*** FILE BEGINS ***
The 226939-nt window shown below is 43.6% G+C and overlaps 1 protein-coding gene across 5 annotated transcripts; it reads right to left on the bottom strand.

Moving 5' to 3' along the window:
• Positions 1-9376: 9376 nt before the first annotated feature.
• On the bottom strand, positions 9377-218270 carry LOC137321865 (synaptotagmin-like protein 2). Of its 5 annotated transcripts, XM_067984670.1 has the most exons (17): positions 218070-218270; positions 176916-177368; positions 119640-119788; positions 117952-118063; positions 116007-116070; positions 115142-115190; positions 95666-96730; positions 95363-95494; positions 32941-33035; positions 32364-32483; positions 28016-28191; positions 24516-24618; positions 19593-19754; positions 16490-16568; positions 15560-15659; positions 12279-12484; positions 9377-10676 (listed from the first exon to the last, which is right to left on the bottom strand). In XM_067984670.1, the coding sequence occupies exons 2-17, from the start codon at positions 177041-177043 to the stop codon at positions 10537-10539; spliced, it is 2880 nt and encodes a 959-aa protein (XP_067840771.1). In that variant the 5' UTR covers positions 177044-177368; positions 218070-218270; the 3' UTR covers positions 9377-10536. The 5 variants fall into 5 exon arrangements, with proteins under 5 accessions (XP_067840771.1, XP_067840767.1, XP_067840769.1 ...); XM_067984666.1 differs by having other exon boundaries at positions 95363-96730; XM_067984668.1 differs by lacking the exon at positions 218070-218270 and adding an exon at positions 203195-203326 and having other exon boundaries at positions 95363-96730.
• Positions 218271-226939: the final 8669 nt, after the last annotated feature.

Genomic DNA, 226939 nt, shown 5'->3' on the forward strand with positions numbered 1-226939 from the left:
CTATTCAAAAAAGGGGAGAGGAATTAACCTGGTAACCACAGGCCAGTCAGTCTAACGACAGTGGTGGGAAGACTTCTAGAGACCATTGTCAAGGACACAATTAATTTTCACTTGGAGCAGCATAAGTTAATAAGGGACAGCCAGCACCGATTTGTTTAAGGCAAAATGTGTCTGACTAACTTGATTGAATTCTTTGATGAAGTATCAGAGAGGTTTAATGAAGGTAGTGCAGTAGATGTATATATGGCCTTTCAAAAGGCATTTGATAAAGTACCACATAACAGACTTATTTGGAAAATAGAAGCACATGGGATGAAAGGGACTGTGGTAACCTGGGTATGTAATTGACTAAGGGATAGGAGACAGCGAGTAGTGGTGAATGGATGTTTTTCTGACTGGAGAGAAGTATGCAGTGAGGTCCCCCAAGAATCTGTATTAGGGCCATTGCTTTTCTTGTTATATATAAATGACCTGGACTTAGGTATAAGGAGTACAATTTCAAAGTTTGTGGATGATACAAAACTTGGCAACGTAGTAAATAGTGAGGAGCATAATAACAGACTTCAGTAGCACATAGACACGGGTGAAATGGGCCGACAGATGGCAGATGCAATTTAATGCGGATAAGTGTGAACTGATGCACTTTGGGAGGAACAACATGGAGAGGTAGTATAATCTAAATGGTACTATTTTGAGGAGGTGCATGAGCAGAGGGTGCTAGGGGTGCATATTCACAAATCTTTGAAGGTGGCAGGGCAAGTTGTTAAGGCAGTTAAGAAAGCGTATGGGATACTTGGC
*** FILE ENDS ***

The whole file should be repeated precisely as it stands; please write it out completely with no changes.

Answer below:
The 226939-nt window shown below is 43.6% G+C and overlaps 1 protein-coding gene across 5 annotated transcripts; it reads right to left on the bottom strand.

Moving 5' to 3' along the window:
• Positions 1-9376: 9376 nt before the first annotated feature.
• On the bottom strand, positions 9377-218270 carry LOC137321865 (synaptotagmin-like protein 2). Of its 5 annotated transcripts, XM_067984670.1 has the most exons (17): positions 218070-218270; positions 176916-177368; positions 119640-119788; positions 117952-118063; positions 116007-116070; positions 115142-115190; positions 95666-96730; positions 95363-95494; positions 32941-33035; positions 32364-32483; positions 28016-28191; positions 24516-24618; positions 19593-19754; positions 16490-16568; positions 15560-15659; positions 12279-12484; positions 9377-10676 (listed from the first exon to the last, which is right to left on the bottom strand). In XM_067984670.1, the coding sequence occupies exons 2-17, from the start codon at positions 177041-177043 to the stop codon at positions 10537-10539; spliced, it is 2880 nt and encodes a 959-aa protein (XP_067840771.1). In that variant the 5' UTR covers positions 177044-177368; positions 218070-218270; the 3' UTR covers positions 9377-10536. The 5 variants fall into 5 exon arrangements, with proteins under 5 accessions (XP_067840771.1, XP_067840767.1, XP_067840769.1 ...); XM_067984666.1 differs by having other exon boundaries at positions 95363-96730; XM_067984668.1 differs by lacking the exon at positions 218070-218270 and adding an exon at positions 203195-203326 and having other exon boundaries at positions 95363-96730.
• Positions 218271-226939: the final 8669 nt, after the last annotated feature.

Genomic DNA, 226939 nt, shown 5'->3' on the forward strand with positions numbered 1-226939 from the left:
CTATTCAAAAAAGGGGAGAGGAATTAACCTGGTAACCACAGGCCAGTCAGTCTAACGACAGTGGTGGGAAGACTTCTAGAGACCATTGTCAAGGACACAATTAATTTTCACTTGGAGCAGCATAAGTTAATAAGGGACAGCCAGCACCGATTTGTTTAAGGCAAAATGTGTCTGACTAACTTGATTGAATTCTTTGATGAAGTATCAGAGAGGTTTAATGAAGGTAGTGCAGTAGATGTATATATGGCCTTTCAAAAGGCATTTGATAAAGTACCACATAACAGACTTATTTGGAAAATAGAAGCACATGGGATGAAAGGGACTGTGGTAACCTGGGTATGTAATTGACTAAGGGATAGGAGACAGCGAGTAGTGGTGAATGGATGTTTTTCTGACTGGAGAGAAGTATGCAGTGAGGTCCCCCAAGAATCTGTATTAGGGCCATTGCTTTTCTTGTTATATATAAATGACCTGGACTTAGGTATAAGGAGTACAATTTCAAAGTTTGTGGATGATACAAAACTTGGCAACGTAGTAAATAGTGAGGAGCATAATAACAGACTTCAGTAGCACATAGACACGGGTGAAATGGGCCGACAGATGGCAGATGCAATTTAATGCGGATAAGTGTGAACTGATGCACTTTGGGAGGAACAACATGGAGAGGTAGTATAATCTAAATGGTACTATTTTGAGGAGGTGCATGAGCAGAGGGTGCTAGGGGTGCATATTCACAAATCTTTGAAGGTGGCAGGGCAAGTTGTTAAGGCAGTTAAGAAAGCGTATGGGATACTTGGC